Be The Change

Many people wish things were different. It’s easy to point fingers at policies, practices or people that we feel need some improvement. Most people like to use the words “Me” or “I” when there’s something good to take credit for, but how often do you hear someone use those same words when it’s time to take responsibility for something that needs to be corrected? Seriously, next time you’re in a meeting (we all sit through plenty of them), listen closely to the speaker. Take mental note of how often the person that’s speaking takes personal responsibility for any of the weaknesses of the organization. Keep a second scorecard for how many times this person shares the credit for any successes in the organization. I promise you that both scorecards will be near zero. 

“He suggested I try and model the behavior…”

I remember vividly a time while I was in college that I was fed up with the general sloppiness of my college roommates. I went on a short rant about it to an older, wiser friend of mine. Over the course of our conversation he asked me if I exhibited the same behaviors that I had observed and was perturbed by. Honestly, I hadn’t thought about it… He suggested I try and model the behavior I wished to see before addressing anything through conversation and see if it made an impact. Within a couple weeks, our household was very different and no difficult conversations needed to take place. There is power in change. True change for the better does one of two things: It either inspires people around us to also change, or it makes clear those that are unwilling to change and further action can be determined at that point in time. 

“It’s quite within the realm of possibility for YOU to be the catalyst of change”

How does this apply to business? Change starts with individuals. Transformation of a culture within a business does require the change to come from the uppermost ranking managers. However, perhaps there’s a culture of general inconsideration in your office, or a competitive environment that is unhealthy (some friendly competition is quite healthy in the workplace). It’s quite within the realm of possibility for YOU to be the catalyst of change. Pointing the finger, or placing blame tends to be the easier (albeit ineffective) way to address issues in the workplace. The less common (yet more effective) way to spur change is to start with you. I have now served in many leadership capacities – as office manager, project manager, plant manager, business manager and now General Manager. In my role, I have the option to mandate rules, policies, etc. (and don’t get me wrong, policies & procedures are healthy and necessary in the proper context). However,  I have found that the most effective way to change a culture is to model the behavior I wish to see. – JT3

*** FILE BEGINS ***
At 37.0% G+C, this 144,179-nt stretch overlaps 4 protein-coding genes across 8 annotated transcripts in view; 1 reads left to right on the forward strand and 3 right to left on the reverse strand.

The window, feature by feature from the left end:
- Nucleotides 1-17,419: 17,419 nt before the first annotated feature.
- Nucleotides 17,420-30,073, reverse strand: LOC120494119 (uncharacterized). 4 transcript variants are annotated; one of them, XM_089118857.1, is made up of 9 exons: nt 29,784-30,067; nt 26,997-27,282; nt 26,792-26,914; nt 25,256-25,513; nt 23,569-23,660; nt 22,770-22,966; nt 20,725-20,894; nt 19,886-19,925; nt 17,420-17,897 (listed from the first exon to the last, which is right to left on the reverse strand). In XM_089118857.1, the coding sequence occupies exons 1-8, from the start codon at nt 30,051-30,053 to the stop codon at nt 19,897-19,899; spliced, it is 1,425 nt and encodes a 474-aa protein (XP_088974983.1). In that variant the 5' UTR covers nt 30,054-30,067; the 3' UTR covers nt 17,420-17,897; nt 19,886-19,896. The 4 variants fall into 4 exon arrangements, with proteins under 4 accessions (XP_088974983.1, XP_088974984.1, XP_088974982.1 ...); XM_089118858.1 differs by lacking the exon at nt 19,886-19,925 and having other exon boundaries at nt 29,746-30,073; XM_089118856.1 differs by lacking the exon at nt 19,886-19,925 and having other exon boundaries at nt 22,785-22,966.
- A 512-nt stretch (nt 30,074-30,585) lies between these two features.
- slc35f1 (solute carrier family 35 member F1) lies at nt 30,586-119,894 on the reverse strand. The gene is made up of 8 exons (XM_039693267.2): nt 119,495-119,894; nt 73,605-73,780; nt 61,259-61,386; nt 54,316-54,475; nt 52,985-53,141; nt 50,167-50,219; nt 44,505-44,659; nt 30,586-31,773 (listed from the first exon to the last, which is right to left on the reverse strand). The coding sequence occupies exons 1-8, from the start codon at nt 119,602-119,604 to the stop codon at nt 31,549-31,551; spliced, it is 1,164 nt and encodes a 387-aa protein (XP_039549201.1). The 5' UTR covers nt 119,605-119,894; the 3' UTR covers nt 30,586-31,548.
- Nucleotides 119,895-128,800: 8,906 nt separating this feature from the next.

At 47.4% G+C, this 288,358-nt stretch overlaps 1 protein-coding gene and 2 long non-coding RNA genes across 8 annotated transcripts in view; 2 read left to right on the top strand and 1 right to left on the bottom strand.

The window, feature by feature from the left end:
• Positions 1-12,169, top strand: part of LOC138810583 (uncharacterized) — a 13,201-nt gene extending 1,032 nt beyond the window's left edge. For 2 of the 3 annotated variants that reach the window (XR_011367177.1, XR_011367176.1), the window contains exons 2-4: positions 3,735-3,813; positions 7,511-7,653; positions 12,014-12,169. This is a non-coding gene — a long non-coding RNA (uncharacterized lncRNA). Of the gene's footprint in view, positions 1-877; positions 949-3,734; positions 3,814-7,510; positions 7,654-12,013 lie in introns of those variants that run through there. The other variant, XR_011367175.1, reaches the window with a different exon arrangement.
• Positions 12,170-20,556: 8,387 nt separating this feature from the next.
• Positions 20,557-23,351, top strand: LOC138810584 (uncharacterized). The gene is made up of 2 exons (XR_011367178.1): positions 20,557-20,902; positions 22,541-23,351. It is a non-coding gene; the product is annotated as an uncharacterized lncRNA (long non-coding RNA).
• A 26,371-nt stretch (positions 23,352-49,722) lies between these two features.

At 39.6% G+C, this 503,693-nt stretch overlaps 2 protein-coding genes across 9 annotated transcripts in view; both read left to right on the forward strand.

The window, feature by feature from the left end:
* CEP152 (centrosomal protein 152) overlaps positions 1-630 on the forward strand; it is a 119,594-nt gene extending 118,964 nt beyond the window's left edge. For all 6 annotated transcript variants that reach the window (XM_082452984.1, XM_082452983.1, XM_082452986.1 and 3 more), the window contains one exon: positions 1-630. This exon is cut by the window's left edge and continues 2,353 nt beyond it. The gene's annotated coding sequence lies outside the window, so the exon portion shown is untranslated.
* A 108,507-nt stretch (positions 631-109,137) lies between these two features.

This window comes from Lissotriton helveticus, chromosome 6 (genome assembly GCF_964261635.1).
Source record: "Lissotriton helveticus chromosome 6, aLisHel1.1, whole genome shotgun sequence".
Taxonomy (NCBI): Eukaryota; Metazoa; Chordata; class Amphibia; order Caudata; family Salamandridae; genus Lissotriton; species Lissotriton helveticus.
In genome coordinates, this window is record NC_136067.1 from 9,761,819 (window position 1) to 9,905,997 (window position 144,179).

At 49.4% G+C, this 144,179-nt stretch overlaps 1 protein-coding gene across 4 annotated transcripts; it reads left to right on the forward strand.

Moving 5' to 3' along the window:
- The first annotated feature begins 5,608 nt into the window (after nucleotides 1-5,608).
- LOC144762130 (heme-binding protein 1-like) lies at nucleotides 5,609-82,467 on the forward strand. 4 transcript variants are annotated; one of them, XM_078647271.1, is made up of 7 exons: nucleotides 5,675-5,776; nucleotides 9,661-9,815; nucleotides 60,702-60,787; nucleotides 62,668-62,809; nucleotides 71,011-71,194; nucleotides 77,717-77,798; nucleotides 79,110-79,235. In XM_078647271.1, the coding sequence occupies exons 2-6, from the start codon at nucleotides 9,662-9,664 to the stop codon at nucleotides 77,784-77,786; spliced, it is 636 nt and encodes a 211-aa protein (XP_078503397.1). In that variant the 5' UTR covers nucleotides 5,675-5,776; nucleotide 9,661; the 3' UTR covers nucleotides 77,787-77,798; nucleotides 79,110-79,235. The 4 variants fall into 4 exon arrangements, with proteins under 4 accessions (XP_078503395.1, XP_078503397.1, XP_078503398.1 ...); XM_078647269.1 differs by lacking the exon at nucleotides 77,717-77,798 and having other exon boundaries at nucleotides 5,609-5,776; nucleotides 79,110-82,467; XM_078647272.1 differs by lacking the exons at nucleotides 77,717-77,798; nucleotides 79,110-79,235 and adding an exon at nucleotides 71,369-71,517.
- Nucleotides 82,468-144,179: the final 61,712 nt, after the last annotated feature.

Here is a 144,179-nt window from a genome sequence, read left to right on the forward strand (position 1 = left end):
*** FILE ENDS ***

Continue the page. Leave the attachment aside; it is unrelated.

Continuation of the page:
Leaders talk in terms of “we”, not “I” – unless it is to take full responsibility for a mistake or failure. There have been far too many managers that have chosen to take credit for work done by great people that worked for them. Note the difference in context for leader vs. manager – they are very different.

I witnessed a true leader in action today. The CEO of a company I know well was in the midst of correcting a problem made by others within his ranks. A government agency called the company to the table to discuss some fairly egregious offenses. The CEO could have sent some of his most competent and capable people, but he didn’t… He appeared himself and apologized – sincerely. He then told his employees that accompanied him that the problem originated with him (even though people that had worked for him committed the offense without his knowledge) because there was a culture created that he had chosen not to deal with sooner because the business had otherwise been successful. He took full responsility and he fully accepted the consequences… Like a leader should.

In stark contrast, I had an experience with a company I worked for that never set well with me. I spent a little over a full year recruiting talent to assist in landing a very large contract. Once the talented team was assembled, we spent another year building the business around the contract that we landed together – it was a “David & Goliath” story. It was a contract formerly held by a multi-billion dollar company, now held by a multi-million dollar company. This team did some of the most amazing work that I’ve ever witnessed. This particular project was so impressive that it increased the company’s total revenue by 40% in one year by landing a contract that was supposedly “unattainable”.  There was massive amounts of press coverage and publicized “ribbon cutting” events. This was the type of victory for a relatively small company that could have propelled them for years, maybe decades. Unfortunately, the top tiers of management at this company never rewarded the team that accomplished such a feat. They never even recognized the team – formally or informally. None of the press coverage ever mentioned the team, but the acting CEO took all the credit. Shortly thereafter, a new CEO re-publicized the event and also took the credit. The behavior by management was one of the primary reasons I departed from this company after almost a decade and a half of employment. I was most concerned about the way the people on the team I worked with were treated – the victories were not shared with them, but any of the challenges along the way were dealt with harshly. Not indicative of true leadership.